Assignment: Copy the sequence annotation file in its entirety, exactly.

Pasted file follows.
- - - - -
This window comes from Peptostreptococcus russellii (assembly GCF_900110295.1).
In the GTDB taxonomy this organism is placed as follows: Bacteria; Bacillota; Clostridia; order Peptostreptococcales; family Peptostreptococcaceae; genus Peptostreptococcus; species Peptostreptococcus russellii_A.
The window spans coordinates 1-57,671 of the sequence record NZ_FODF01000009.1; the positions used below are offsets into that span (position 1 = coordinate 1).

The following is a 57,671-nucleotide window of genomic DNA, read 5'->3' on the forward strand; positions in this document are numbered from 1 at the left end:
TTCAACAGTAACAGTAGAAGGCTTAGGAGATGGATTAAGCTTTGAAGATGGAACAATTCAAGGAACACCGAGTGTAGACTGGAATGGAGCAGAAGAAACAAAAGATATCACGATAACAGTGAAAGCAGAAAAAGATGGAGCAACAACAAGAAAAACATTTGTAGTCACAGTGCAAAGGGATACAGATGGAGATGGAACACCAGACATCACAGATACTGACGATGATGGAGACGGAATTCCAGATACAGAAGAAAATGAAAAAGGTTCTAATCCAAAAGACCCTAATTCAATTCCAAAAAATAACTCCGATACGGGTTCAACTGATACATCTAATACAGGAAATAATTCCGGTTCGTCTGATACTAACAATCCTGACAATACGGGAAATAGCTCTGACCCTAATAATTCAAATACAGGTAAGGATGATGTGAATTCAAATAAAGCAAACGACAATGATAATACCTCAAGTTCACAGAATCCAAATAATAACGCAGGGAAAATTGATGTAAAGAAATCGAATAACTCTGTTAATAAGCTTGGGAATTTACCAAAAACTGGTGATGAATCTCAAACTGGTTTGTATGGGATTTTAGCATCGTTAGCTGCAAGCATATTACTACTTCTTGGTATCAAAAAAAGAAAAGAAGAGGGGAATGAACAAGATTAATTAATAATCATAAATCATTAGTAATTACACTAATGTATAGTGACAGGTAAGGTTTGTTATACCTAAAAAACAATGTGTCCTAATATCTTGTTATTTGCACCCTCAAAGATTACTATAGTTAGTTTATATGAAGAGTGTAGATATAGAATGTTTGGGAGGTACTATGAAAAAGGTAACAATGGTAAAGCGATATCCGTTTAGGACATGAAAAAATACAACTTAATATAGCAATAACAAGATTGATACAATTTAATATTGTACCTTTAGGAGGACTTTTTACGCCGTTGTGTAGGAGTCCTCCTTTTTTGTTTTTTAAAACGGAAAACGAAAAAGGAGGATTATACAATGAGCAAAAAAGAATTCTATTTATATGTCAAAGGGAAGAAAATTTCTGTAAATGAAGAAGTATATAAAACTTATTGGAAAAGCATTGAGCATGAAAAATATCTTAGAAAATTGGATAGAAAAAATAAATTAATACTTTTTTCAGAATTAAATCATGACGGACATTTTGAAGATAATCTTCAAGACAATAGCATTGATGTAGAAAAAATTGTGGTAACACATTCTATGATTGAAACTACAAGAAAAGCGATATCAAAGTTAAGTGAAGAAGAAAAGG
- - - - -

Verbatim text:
This window comes from Peptostreptococcus russellii (assembly GCF_900110295.1).
In the GTDB taxonomy this organism is placed as follows: Bacteria; Bacillota; Clostridia; order Peptostreptococcales; family Peptostreptococcaceae; genus Peptostreptococcus; species Peptostreptococcus russellii_A.
The window spans coordinates 1-57,671 of the sequence record NZ_FODF01000009.1; the positions used below are offsets into that span (position 1 = coordinate 1).

The following is a 57,671-nucleotide window of genomic DNA, read 5'->3' on the forward strand; positions in this document are numbered from 1 at the left end:
TTCAACAGTAACAGTAGAAGGCTTAGGAGATGGATTAAGCTTTGAAGATGGAACAATTCAAGGAACACCGAGTGTAGACTGGAATGGAGCAGAAGAAACAAAAGATATCACGATAACAGTGAAAGCAGAAAAAGATGGAGCAACAACAAGAAAAACATTTGTAGTCACAGTGCAAAGGGATACAGATGGAGATGGAACACCAGACATCACAGATACTGACGATGATGGAGACGGAATTCCAGATACAGAAGAAAATGAAAAAGGTTCTAATCCAAAAGACCCTAATTCAATTCCAAAAAATAACTCCGATACGGGTTCAACTGATACATCTAATACAGGAAATAATTCCGGTTCGTCTGATACTAACAATCCTGACAATACGGGAAATAGCTCTGACCCTAATAATTCAAATACAGGTAAGGATGATGTGAATTCAAATAAAGCAAACGACAATGATAATACCTCAAGTTCACAGAATCCAAATAATAACGCAGGGAAAATTGATGTAAAGAAATCGAATAACTCTGTTAATAAGCTTGGGAATTTACCAAAAACTGGTGATGAATCTCAAACTGGTTTGTATGGGATTTTAGCATCGTTAGCTGCAAGCATATTACTACTTCTTGGTATCAAAAAAAGAAAAGAAGAGGGGAATGAACAAGATTAATTAATAATCATAAATCATTAGTAATTACACTAATGTATAGTGACAGGTAAGGTTTGTTATACCTAAAAAACAATGTGTCCTAATATCTTGTTATTTGCACCCTCAAAGATTACTATAGTTAGTTTATATGAAGAGTGTAGATATAGAATGTTTGGGAGGTACTATGAAAAAGGTAACAATGGTAAAGCGATATCCGTTTAGGACATGAAAAAATACAACTTAATATAGCAATAACAAGATTGATACAATTTAATATTGTACCTTTAGGAGGACTTTTTACGCCGTTGTGTAGGAGTCCTCCTTTTTTGTTTTTTAAAACGGAAAACGAAAAAGGAGGATTATACAATGAGCAAAAAAGAATTCTATTTATATGTCAAAGGGAAGAAAATTTCTGTAAATGAAGAAGTATATAAAACTTATTGGAAAAGCATTGAGCATGAAAAATATCTTAGAAAATTGGATAGAAAAAATAAATTAATACTTTTTTCAGAATTAAATCATGACGGACATTTTGAAGATAATCTTCAAGACAATAGCATTGATGTAGAAAAAATTGTGGTAACACATTCTATGATTGAAACTACAAGAAAAGCGATATCAAAGTTAAGTGAAGAAGAAAAGG